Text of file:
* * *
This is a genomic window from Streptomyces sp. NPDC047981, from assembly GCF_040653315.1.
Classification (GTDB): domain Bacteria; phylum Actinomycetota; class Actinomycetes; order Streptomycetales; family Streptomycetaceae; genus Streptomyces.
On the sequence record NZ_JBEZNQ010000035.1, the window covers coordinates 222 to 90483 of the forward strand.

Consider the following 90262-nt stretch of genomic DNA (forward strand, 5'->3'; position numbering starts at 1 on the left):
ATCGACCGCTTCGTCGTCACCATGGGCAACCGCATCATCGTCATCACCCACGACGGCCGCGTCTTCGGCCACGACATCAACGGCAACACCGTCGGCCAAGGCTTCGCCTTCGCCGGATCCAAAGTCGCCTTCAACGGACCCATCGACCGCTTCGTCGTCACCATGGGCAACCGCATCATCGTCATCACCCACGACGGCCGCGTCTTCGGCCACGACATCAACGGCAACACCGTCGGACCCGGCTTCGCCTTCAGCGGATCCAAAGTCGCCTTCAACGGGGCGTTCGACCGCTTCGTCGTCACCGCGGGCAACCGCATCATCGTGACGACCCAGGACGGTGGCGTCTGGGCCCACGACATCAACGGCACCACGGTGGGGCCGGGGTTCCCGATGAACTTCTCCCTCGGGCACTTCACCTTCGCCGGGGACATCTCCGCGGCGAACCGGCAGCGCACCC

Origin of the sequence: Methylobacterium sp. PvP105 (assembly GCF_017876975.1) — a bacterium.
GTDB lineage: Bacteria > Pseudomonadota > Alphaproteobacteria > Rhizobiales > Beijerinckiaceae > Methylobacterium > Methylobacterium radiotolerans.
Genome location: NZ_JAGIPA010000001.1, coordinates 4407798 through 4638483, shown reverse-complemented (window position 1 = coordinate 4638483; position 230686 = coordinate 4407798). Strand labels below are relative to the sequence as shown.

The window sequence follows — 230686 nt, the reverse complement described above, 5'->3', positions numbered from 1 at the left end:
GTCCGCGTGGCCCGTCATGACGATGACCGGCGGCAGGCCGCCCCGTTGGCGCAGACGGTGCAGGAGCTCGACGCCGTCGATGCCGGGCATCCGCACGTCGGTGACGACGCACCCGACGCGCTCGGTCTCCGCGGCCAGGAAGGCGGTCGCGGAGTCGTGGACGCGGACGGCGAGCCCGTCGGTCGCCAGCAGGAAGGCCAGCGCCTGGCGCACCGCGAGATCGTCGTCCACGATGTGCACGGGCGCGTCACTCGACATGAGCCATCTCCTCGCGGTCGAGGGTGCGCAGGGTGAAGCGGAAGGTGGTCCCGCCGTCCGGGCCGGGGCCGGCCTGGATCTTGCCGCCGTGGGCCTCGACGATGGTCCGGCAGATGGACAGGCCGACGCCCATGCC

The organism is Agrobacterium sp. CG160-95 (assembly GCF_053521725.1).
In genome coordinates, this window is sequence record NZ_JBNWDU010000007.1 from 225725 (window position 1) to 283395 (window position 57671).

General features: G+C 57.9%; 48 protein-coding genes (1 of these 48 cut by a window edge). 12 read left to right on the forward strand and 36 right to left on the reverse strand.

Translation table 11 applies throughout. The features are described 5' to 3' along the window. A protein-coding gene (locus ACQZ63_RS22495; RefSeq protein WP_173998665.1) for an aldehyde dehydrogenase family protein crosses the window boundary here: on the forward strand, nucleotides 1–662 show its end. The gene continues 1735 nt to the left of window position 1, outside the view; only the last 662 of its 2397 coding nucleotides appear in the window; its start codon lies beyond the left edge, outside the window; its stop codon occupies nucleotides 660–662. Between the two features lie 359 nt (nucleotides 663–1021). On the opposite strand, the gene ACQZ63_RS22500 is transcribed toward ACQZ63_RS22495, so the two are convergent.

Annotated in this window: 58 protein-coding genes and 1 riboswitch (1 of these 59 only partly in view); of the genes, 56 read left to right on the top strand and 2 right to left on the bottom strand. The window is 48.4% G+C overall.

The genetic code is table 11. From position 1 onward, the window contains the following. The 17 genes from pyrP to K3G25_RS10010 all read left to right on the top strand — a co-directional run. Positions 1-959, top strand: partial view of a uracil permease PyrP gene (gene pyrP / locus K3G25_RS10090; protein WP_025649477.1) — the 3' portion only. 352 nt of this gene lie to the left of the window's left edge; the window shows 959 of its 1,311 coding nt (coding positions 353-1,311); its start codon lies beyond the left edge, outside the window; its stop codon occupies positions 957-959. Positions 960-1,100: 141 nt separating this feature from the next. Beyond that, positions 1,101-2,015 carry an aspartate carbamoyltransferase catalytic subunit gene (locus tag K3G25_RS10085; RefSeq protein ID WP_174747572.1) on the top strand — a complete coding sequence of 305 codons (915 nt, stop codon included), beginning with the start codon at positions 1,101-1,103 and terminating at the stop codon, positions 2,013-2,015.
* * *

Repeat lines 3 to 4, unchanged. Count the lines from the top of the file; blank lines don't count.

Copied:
On the sequence record NZ_JBEZNQ010000035.1, the window covers coordinates 222 to 90483 of the forward strand.

Consider the following 90262-nt stretch of genomic DNA (forward strand, 5'->3'; position numbering starts at 1 on the left):